Validity of Arbitration Clauses in Intra-EU BITs – Some Thoughts on AG Wathelet’s Opinion in Achmea (Part 1)
On 19 September 2017, Advocate General Wathelet (AG Wathelet)* handed down a long-awaited, surprising and potentially far-reaching opinion (the Opinion) on the compatibility, with respect to EU law, of an arbitration clause contained in an intra-EU bilateral investment treaty.
The dispute at hand concerned a Dutch insurance company, Achmea (Achmea), which had established a subsidiary in Slovakia in order to market private sickness insurance products in this country. In 2008, following a change of legislation in the insurance sector in Slovakia, Achmea initiated investor-State arbitral proceedings against that State on the basis of a bilateral investment treaty (a BIT) entered into in 1991 between the former Czechoslovakia and the Netherlands (the Czechoslovakia-Netherlands BIT). Essentially, Achmea alleged that Slovakia’s legislative amendments violated certain provisions of the BIT.
In 2012, the arbitral tribunal sided with Achmea and issued an award ordering Slovakia to pay Achmea damages of approximately EUR 22 million.
Subsequently, and since the place of arbitration was in Germany, Slovakia brought an action before the German Courts seeking the annulment of the award rendered against it. In those proceedings, Slovakia argued that:
– The arbitration clause contained in the Czechoslovakia-Netherlands BIT infringed the prohibition of discrimination on grounds of nationality contained in Article 18 of the Treaty on the Functioning of the European Union (TFEU). More particularly, Slovakia argued that the arbitration clause contained in the Czechoslovakia-Netherlands BIT was discriminatory since it only offered Dutch investors the possibility to recourse to arbitration to solve their dispute with Slovakia whereas investors of the Member States which had not concluded any BIT with Slovakia were precluded from benefiting from a similar treatment.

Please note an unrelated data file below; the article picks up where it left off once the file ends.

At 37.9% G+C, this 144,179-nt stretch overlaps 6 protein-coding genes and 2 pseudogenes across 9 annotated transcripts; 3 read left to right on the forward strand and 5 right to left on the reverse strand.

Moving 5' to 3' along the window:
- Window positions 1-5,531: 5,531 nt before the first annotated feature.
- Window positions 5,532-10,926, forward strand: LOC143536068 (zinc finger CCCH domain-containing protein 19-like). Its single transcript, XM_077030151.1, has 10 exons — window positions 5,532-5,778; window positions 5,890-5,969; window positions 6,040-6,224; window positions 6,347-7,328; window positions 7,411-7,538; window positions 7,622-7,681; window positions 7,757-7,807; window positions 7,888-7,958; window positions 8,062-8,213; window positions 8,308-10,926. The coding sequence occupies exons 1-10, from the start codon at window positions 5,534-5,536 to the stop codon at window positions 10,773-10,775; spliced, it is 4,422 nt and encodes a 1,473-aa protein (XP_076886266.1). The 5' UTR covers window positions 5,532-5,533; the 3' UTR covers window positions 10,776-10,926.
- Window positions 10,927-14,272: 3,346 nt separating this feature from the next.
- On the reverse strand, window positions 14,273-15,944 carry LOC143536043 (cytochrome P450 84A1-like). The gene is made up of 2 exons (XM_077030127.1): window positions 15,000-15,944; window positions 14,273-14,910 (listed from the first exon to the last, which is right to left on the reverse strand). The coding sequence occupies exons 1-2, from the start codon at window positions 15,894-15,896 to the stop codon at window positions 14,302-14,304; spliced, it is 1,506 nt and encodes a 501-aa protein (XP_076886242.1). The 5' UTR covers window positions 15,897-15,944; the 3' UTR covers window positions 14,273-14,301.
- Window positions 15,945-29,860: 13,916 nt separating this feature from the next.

– The award rendered against Slovakia was contrary to public policy since the arbitral tribunal established in accordance with the Czechoslovakia-Netherlands BIT – being unable to request the Court of Justice of the European Union (CJEU) to give a preliminary rulings on the interpretation of EU law – failed to take account of fundamental principles of EU law (such as rules on the free movement of capital or the rights of defence). This argument was based on the fact that, pursuant to Article 267 of the TFEU, only courts and tribunals of Member States are entitled to request the CJEU to give a preliminary ruling on a matter pending before them. However, the arbitral tribunal established pursuant to the Czechoslovakia-Netherlands BIT was not a “court or tribunal of a Member State” and it was therefore not entitled to request preliminary rulings from the CJEU.
– The arbitration clause contained in the BIT infringed Article 344 TFEU which prohibits EU Member States from submitting a dispute concerning the interpretation or application of EU law to any other method that those provided for in the EU treaties.
Uncertain as to the answers to those issues, the German court stayed the proceedings and referred the matter to the CJEU for a preliminary ruling. Prior to the judgment of the CJEU (which will be delivered in the coming weeks/months), AG Wathelet handed down his independent Opinion.READ MORE